Home Family and Home Science – Stages of the Life Span, Growth and Development in early Childhood, Physical Development & Cognitive Development

Download PDF of This Page (Size: 389K)

Development of a human being from a zygote to a full grown adult is a subject that has fascinated people over generations.

  • Not only is this knowledge useful as a tool for understanding self, but also for guiding the growth of children.

  • Some of you may be young parents with very young children and definitely most of you will become parents in the future.

Stages in the Life Span

Human development can be better understood if we focus on its different stages while relating to the whole. The human life span can be divided into the following stages:

Image of Stages of Life
Title: Image of Stages of life

S. No.

Stages of life

Age

1.

Prenatal period

Conception to birth

2.

Period of the neonate

Birth to one month

3.

Infancy

1 month to 2 years

4.

Early Childhood

2 to 6 years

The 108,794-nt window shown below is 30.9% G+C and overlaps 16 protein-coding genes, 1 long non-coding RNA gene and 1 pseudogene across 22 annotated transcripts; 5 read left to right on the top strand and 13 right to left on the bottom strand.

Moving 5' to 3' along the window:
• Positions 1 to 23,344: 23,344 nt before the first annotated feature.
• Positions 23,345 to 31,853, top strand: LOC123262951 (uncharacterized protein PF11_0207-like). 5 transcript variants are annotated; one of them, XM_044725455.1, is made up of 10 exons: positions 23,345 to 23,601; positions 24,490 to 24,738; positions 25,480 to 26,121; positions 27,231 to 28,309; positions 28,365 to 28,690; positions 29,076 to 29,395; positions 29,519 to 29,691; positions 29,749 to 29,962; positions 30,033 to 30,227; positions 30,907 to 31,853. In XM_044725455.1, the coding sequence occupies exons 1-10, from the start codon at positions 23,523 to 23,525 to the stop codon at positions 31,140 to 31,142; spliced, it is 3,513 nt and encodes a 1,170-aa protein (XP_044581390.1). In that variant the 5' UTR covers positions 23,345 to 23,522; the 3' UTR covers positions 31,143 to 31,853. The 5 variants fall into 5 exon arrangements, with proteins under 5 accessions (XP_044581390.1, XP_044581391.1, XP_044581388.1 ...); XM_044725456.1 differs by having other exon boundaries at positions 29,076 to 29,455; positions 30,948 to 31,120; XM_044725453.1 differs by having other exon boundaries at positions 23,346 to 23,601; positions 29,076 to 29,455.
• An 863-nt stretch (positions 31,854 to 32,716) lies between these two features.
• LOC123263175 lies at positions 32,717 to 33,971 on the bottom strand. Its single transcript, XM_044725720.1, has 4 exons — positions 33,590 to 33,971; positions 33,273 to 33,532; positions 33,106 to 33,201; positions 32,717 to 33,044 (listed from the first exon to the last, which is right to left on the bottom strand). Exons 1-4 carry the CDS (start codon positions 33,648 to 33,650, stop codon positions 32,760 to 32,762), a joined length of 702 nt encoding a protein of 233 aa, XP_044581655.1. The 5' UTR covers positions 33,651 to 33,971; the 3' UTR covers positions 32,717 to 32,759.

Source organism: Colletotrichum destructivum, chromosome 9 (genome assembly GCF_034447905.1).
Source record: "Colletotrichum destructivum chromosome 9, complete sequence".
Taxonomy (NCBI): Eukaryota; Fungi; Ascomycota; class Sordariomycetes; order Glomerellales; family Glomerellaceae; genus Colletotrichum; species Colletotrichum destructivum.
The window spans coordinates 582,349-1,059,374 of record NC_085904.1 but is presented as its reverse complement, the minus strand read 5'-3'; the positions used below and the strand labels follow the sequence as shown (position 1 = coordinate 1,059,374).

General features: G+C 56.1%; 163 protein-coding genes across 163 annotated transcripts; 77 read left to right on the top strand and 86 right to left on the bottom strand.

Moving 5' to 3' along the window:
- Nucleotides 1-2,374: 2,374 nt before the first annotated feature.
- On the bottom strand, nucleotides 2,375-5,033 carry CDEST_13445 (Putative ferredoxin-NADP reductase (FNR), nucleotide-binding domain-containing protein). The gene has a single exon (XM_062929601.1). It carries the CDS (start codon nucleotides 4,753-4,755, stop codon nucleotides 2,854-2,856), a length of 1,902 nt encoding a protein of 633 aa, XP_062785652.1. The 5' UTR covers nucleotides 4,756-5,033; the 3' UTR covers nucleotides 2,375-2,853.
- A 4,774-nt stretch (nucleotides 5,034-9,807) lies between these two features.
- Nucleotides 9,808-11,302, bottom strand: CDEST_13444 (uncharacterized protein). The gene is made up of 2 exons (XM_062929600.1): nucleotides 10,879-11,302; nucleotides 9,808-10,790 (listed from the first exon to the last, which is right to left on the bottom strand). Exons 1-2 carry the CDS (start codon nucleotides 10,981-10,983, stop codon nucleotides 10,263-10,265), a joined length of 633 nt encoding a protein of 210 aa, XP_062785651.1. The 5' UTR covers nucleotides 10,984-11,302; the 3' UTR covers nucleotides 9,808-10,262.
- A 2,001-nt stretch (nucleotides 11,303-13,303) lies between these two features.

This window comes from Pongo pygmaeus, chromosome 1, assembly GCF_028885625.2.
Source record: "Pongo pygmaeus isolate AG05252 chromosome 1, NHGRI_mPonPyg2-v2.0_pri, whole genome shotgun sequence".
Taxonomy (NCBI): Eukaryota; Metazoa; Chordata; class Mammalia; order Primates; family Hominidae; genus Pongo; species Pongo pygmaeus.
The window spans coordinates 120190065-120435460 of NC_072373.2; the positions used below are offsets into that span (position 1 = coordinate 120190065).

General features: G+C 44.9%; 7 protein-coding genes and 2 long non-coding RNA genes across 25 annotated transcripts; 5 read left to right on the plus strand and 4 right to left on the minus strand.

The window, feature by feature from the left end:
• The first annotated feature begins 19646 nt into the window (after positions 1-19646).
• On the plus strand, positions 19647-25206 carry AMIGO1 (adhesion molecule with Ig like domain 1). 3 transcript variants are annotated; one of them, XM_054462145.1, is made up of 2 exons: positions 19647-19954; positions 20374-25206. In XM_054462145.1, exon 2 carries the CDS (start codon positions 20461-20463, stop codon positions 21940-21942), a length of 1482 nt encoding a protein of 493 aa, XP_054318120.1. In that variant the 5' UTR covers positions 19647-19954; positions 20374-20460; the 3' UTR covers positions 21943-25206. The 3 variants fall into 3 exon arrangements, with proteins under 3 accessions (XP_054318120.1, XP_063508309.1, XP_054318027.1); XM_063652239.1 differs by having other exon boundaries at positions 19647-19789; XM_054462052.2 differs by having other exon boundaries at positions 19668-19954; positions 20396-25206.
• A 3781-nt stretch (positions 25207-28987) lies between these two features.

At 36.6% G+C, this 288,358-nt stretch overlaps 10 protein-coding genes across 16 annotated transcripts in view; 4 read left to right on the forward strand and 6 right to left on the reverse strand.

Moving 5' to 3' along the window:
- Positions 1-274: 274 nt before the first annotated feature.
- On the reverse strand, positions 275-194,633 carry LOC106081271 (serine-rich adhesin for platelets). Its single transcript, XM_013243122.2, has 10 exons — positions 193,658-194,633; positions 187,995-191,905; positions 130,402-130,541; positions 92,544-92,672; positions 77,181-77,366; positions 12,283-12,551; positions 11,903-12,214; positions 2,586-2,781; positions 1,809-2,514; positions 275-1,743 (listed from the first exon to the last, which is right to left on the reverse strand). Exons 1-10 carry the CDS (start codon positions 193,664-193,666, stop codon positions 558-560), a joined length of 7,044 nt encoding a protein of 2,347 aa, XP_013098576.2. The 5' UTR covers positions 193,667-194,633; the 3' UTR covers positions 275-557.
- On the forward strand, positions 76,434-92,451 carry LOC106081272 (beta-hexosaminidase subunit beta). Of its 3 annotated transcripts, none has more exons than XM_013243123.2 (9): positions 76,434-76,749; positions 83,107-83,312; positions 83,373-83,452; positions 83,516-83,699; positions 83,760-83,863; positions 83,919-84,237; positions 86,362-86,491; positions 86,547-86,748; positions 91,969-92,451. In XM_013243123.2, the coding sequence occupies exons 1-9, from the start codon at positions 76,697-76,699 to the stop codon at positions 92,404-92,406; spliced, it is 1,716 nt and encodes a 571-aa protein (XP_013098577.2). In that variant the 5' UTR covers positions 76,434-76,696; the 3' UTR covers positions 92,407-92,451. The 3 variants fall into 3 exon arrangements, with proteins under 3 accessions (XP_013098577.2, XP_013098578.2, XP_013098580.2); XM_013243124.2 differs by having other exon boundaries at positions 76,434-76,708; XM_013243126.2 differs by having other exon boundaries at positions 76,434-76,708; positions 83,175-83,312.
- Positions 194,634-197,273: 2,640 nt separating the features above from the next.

5.

Middle Childhood

6 to 11 years

6.

Adolescence

11/12 to 18/19 years

7.

Early Adulthood

18/19 to 40 years

8.

Middle age

40 to 60 years

9.

Old age

60 and above

Image of Patterns of Development

Image of Patterns of Development

Image of Patterns of Development

Growth and Development in Early Childhood

  • Growth and development are complementary processes. Growth indicates the quantitative changes in the body, that is height and weight, while development refers to both the qualitative and quantitative changes, for example language acquisition.

  • Development can be defined as a ‘progressive series of orderly, coherent changes’.

Factors affecting growth and development

  • Heredity

  • Prenatal environment

  • Nutrition

  • Intelligence

  • Emotional climate of home

  • Health of the child

  • Level of stimulation

  • Socio-economic status

  • Sex

Physical Development

  • Increase in Height and weight

  • Change in Body Proportion

  • Development of Teeth, Bones and Muscles

Cognitive Development

  • Realises that the world exists even if he/she cannot see it (object permanence)

  • Unable to see the perspective of others (egocentric)

  • Unable to think logically

  • Believes all things (livings and non-living) to be possessing life and feelings

  • Indulges in fantasy and make belied play

  • Easily confused by surface appearances

  • Has uneven attention

  • Has limited memory

  • Confused about causal relationships

  • Acquires basic concepts of colour, shape, size, number, days etc.,

  • Has high level of curiosity

Developed by: